-Singe the fuzzies off. I use my gas grill. There are also a million instructions online for this.
-Oil or wax to your specs. I used the same jojoba oil/beeswax blend I used on my jute, and it turned out too waxy, but worked in just fine after a few uses.
-Finish the ends to your preference- I did sailmaker’s whipping using embroidery floss (I color-code my lengths and when I prep ropes for people I play with) and it has not budged at all, but knots would be just fine, too, if you like.

I’m in the process of working my next batch and this is how I’m changing it- I’ll keep you posted when I see how it comes out… (see below for the update)
-I didn’t wash it at all this time! I’ve come to like the smell of the natural help, and the smell wasn’t very strong on this batch, apparently it varies from batch to batch.
-I am going to use only jojoba oil and no beeswax.

I’m expecting a rope that is a little stiffer, possibly a little scratchier, and quite a bit lighter without the beeswax.

Important Notes:

-Some guides you’ll find recommend boiling your hemp for anywhere from 15 minutes to several hours. DON’T! It’s not necessary and will result in a rope that might be softer than you want and is significantly weaker than what you started with.
-Go over your rope carefully several times to pull out the hard bits.
-Be very careful when adding oil or wax. It’s easy to over-wax and hard to get rid of the extra quickly. Hemp doesn’t need very much at all.

 

Update on my latest batch: as suspected, my processing on this one resulted in rope that is slightly stiffer and scratchier than before and a little lighter.  Still not as stiff or light as new jute, tho.  I have noticed that there seem to be more poky bits in this rope than the last batch of rope- that may be just the batch or it may be a result of the processing, I don’t know.  The oil finish on the rope feels MUCH nicer than oil/beeswax- it conditions and smooths it without sitting on the surface of the rope like the wax did.

The below picture shows three different treatments of hemp; the top wrap is from my first batch and has been used for the last three months; it’s fuzzier than the other two, and there’s still some wax on the surface; you can tell because the twists are not clearly defined. The middle wrap is the same batch of hemp, but unused. Less fuzzy, and the twists appear matted because of the wax. The bottom wrap and the cinches are from my new batch – unwashed, jojoba oil, and no beeswax. The twists are much more clearly defined.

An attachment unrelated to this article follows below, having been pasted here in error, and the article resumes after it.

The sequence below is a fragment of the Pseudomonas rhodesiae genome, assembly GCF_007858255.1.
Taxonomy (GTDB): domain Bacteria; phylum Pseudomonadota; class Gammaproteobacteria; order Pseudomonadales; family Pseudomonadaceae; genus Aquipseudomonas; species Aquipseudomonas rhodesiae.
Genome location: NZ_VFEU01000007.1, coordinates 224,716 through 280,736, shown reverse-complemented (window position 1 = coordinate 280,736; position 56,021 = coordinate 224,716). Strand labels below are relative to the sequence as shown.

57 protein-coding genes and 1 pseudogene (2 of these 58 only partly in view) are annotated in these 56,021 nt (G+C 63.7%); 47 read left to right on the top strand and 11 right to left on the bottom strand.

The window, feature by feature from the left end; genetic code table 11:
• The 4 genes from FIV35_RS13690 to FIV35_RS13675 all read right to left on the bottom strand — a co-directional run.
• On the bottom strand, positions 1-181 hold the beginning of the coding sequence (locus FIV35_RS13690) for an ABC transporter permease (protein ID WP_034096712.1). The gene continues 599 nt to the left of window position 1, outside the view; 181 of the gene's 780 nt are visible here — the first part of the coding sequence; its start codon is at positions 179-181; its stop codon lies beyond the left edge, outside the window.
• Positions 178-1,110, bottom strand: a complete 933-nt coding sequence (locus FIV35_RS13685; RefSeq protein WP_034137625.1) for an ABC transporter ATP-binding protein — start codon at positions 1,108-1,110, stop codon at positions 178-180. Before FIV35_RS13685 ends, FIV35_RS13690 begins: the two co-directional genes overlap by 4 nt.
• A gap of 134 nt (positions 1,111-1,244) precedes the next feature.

Note from Pete: 

This post has barely been edited at all; most of what I did is simply reorganize the information into one coherent post to make it more readable. For those who are interested in picking up hemp rope without having to deal with the treating process, Twisted Monk is a pretty reputable retailer and has a pretty big selection of different colors, etc. I’m eyeing up some of his stuff at the moment, because I’m wondering what it would be like to tie with.

As you can see, all of you out there have really useful and interesting information to contribute which can help others; and for those of you who contribute, I want you to know that you’re helping all sorts of people to learn new and useful stuff! The number of people viewing and reading the information is growing all the time; each month there is an increase in the number of visits and views,  so remember, what you contribute is going to help a lot of others, and they will be grateful to you because of it.

Happy tying!

5 thoughts on “How To Treat Hemp Rope For Bondage (Guest Post)

  1. Very helpful and interesting read for a newbie here. Thanks for sharing.

    1. You are so welcome! I’m so glad it was helpful!

      Treating your own rope is really fun, and a great way to learn how your rope moves and feels- and the raw materials needed are pretty cheap.

  2. Thank you both for these posts!! Nic, this is a great site with so much info I didn’t even know I needed! Newbie here…as in I haven’t even bought any rope, much less used it (or had it used on me, I should say.) My boyfriend & I are just starting out…excited for the possibilities. We have much to learn! Thank you, thank you!

    1. You’re welcome, Mira! It’s honestly a pleasure 🙂

    2. I still consider myself new to rope- I’ve been at this only about 6 months. I’m finding that it’s a really exciting hobby, and a great way to connect with people, both those you already know well and new people. Enjoy, and you are so welcome!